“After more than a decade of innovations, the reactive ecosystem is making it into mainstream adoption with Project Reactor, Spring Boot and the Spring Framework accelerating its adoption,” said Stephane Maldini, project reactor lLead at Pivotal. “Together, we can build hyper efficient, scalable distributed systems by rethinking the way we design them and by using the right protocol to coordinate them.”

More in Tux Machines

Try GNOME 3.38 Orbis

Congratulations to GNOME developers! We can already try version 3.38 "Orbis" right here right now. Simply grab Fedora or openSUSE at the latest development version as you can find Orbis in them. I share with you my experience in trying out Orbis below. Along with this short review I also include the links, video, and a lot of screenshots like usual. Enjoy! Read more

Making Arch GNU/Linux 2020 Works with GLIM Multiboot USB

Continuing my business shipping computer installation media in Indonesia, recently I shipped Arch 2020 to South Sumatra the southern province in Sumatra Island along with other GNU/Linux operating systems. Apparently, nowadays Arch is a little bit different to earlier versions back in 2019 in which the ISO file contents changed by merely a character. Default GLIM configuration won't work anymore. Thus we need a change in the configurations so new Arch will work with GLIM once again. This tutorial brings you my custom change so Arch boots in multiboot way straight from the flash drive. Read more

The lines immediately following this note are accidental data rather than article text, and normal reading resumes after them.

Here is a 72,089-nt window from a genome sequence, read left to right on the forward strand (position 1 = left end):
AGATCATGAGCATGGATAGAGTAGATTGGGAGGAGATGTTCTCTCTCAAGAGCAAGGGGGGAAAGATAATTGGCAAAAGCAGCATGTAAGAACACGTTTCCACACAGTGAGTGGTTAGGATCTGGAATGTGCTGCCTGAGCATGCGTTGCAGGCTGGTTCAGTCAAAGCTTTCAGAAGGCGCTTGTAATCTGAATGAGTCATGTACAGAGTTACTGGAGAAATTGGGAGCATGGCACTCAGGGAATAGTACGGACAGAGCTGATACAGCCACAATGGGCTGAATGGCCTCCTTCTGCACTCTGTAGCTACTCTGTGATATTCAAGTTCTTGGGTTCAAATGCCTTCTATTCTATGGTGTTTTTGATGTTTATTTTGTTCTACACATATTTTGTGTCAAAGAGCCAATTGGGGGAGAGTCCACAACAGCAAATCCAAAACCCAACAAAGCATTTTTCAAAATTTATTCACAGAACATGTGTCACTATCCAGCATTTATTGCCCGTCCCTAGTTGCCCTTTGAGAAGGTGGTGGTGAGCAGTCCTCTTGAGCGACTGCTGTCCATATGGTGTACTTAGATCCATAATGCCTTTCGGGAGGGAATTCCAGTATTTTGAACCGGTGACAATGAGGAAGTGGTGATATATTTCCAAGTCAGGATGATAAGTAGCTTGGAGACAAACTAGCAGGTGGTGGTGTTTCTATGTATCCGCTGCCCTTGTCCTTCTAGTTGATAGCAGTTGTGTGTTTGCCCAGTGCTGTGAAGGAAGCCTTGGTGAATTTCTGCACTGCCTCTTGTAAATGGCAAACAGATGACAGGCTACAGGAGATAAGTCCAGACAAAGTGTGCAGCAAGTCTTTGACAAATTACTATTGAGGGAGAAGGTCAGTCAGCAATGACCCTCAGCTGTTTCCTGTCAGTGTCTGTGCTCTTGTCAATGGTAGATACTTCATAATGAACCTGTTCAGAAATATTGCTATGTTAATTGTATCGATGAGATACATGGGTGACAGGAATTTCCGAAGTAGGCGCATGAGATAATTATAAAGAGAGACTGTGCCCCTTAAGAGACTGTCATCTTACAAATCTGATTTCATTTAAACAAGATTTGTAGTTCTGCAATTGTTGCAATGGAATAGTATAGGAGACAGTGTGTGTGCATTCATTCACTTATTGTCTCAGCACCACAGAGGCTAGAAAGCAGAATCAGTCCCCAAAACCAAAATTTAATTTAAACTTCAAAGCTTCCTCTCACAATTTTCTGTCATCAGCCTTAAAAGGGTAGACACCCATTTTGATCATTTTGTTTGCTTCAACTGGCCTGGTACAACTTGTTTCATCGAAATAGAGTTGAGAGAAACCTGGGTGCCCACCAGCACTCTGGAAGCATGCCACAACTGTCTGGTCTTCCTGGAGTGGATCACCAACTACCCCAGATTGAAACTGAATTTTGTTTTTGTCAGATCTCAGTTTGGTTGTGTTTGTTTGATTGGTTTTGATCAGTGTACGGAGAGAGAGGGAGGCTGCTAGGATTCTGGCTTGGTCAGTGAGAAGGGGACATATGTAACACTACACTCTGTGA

Programming and Hardware Hacking

  • Raspberry Pi inspired MaaxBoard Mini SBC features NXP i.MX 8M Mini SoC

    Last year, Embest – an Avnet company – introduced MaaXBoard NXP i.MX 8M SBC mostly compatible with Raspberry Pi form factor and running Android 9.0 or Yocto Linux.

  • Code a GUI live with Digital Making at Home
  • RenderDoc 1.10 Released For This Leading Cross-Platform Graphics Debugger

    RenderDoc 1.10 was released on Friday for this leading open-source program supporting frame-capture-based debugging on Vulkan, OpenGL / GLES, and Direct3D across Windows, Linux, and Android along with platforms like Stadia and the Nintendo Switch. RenderDoc 1.10 brings various optimizations and speed improvements, which is always nice to see. RenderDoc should now have lower idle overhead, greater performance when capturing a frame on Vulkan in certain instances, faster cold startup time, improved replay time when switching events for Vulkan captures, and other optimizations.

  • Sublime Text – Best text editor for Linux [Ed: Why promote dodgy proprietary software when better editors exist that are Free/libre?]

    In this guide, you will learn how to install Sublime Text editor on Linux distributions like Ubuntu, Mint, Fedora, Manjaro, etc. Sublime Text is a cross-platform, light-weight code editor. It natively supports many programming and markup languages. Its functions can be extended with plugins. It has many other features, some of them listed below.